Labor organizer Ray Rogers:; 'fighting power with power'
Ray Rogers is a unique kind of fighter -- a labor organizer who says he has the timing and technique necessary to KO opponents of unions. Last November the Amalgamated Clothing and Textile Workers' long, 17-year organizing drive against J. P. Stevens, which Rogers started engineering in 1976 , left the textile giant on the ropes -- with a brand new union contract that forbids future use of Rogers's unorthodox tactics against the company. He looks forward to more "skirmishes."Skip to next paragraph
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"It was like Muhammad Ali doing Sonny Liston," says Rogers, who is mild-mannered but not overly modest, jabbing the air in his small office suite near New York City's Union Square as he describes the Stevens victory.
"He jabbed him here and he jabbed him there, he danced around, and boom boom boom, weakened him, always knowing that he was going to come in with a final knockout blow, but he could not take his adversary head-on, he had to figure out ways to go in the back door before he could actually deal that knock-out blow."
But Rogers didn't use physical violence against Stevens -- he planned what he calls a "corporate campaign," using organized labor, the press, and other groups to pressure the sources of the company's financial capital in a carefully timed strategy aimed at disorganizing its strength as well as organizing labor. He claims this is the new look of labor struggles in the 1980s -- and last spring he started his own firm, Corporate Campaign Inc., to advise unions on how to use capital to pressure capitalists.
The next opponent: New York Air, the new low-cost non-union airline started by the heads of unionized Southwest Airlines. The Air Line Pilots Association (ALPA) has a half-year, probably renewable, contract with Rogers for a sum he would not disclose (though he denied press reports that it was for $1 million dollars) to force New York Air to accept Southwest's union contract. Already Rogers has prevailed upon the AFL-CIO's executive council to advise its 102 unions to remove invested pension funds from New York's holding companies, major investors, creditors, and corporations represented on New York's board of directors. In 1978 he helped ALPA negotiate a settlement with Northwest Airlines using his tactics of pressuring a company's financial backers.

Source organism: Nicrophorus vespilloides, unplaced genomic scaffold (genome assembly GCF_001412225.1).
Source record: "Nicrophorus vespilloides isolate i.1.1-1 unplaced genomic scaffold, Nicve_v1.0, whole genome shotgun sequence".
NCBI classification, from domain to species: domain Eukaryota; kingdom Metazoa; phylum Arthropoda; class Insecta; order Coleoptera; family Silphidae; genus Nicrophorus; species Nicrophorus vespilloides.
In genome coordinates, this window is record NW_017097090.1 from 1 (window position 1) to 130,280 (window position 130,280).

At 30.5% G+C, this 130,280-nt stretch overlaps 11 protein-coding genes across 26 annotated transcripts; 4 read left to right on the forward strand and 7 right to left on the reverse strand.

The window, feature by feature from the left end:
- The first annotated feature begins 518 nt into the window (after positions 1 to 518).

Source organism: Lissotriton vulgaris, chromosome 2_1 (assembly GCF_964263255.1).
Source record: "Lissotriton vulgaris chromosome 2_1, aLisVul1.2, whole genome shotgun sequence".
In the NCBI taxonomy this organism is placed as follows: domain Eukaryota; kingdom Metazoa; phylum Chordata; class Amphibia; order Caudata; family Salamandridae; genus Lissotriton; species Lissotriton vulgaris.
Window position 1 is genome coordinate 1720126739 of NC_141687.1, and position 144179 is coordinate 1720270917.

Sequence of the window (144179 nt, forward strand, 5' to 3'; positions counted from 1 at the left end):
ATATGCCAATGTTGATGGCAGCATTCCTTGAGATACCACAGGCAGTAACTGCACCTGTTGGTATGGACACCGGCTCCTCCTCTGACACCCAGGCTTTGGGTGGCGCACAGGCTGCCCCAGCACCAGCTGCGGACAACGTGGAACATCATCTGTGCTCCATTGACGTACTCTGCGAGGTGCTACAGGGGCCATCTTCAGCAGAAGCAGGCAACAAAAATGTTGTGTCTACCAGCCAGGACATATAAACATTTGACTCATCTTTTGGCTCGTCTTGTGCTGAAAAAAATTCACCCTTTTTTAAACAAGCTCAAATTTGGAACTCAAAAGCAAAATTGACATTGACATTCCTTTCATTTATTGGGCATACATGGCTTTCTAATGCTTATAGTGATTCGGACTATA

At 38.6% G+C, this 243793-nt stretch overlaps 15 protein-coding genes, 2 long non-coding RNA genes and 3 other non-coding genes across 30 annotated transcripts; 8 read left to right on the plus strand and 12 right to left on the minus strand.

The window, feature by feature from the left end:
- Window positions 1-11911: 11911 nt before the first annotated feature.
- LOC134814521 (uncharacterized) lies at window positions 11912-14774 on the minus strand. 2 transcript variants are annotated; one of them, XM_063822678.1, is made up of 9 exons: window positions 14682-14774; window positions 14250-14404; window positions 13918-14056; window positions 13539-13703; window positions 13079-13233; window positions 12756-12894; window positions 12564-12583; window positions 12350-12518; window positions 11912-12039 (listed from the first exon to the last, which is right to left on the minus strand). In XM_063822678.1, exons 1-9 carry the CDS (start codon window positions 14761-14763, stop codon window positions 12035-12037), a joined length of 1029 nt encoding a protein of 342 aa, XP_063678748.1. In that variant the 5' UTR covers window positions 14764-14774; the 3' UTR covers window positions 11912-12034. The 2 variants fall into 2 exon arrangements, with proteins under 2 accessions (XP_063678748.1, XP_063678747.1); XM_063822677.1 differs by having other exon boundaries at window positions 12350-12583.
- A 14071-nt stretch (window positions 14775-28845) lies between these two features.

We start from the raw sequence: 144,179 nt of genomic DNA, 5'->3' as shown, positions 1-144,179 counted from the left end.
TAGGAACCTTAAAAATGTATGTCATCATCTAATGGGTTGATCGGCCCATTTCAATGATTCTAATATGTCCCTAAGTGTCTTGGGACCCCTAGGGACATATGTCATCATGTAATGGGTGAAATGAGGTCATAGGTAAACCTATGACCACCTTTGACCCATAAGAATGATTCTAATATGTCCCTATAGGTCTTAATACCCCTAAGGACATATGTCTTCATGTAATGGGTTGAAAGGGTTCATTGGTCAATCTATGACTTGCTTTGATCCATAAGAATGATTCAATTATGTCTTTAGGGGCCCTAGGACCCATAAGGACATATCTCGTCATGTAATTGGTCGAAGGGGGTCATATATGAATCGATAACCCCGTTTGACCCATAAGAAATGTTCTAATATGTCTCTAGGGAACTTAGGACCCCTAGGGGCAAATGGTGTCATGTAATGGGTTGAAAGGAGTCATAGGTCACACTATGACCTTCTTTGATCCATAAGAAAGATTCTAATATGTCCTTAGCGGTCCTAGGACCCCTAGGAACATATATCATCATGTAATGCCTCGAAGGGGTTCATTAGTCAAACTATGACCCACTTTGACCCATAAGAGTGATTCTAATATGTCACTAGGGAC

As a young social worker in Appalachia during the 1960s, frustrated by the inaction of government and community groups in the face of poverty and malnutrition, Rogers began reading the writings of labor organizer Saul Alinsky, which formed the basis for his belief in the importance of involving "middle Americans" with influential political and financial power, in labor struggles. His first success, an organizing drive at the clothing manufacturer Farah, utilitized a boycott to meet his ends.
Now he has a new office, a staff of about 15 (up from two permanent staff members during the Stevens compaign), calls for advice from unions and community groups around the country, and a controversial reputation with businessmen and old-line unionists alike.
The son of blue-collar parents from Massachusetts and a former VISTA worker, Rogers says his desire to "disorgaize the power structure" comes more from empathy with "the underdog" than any doctrinaire socialism.
Growing up as something of an underdog himself, he says he learned early to "fight power with power."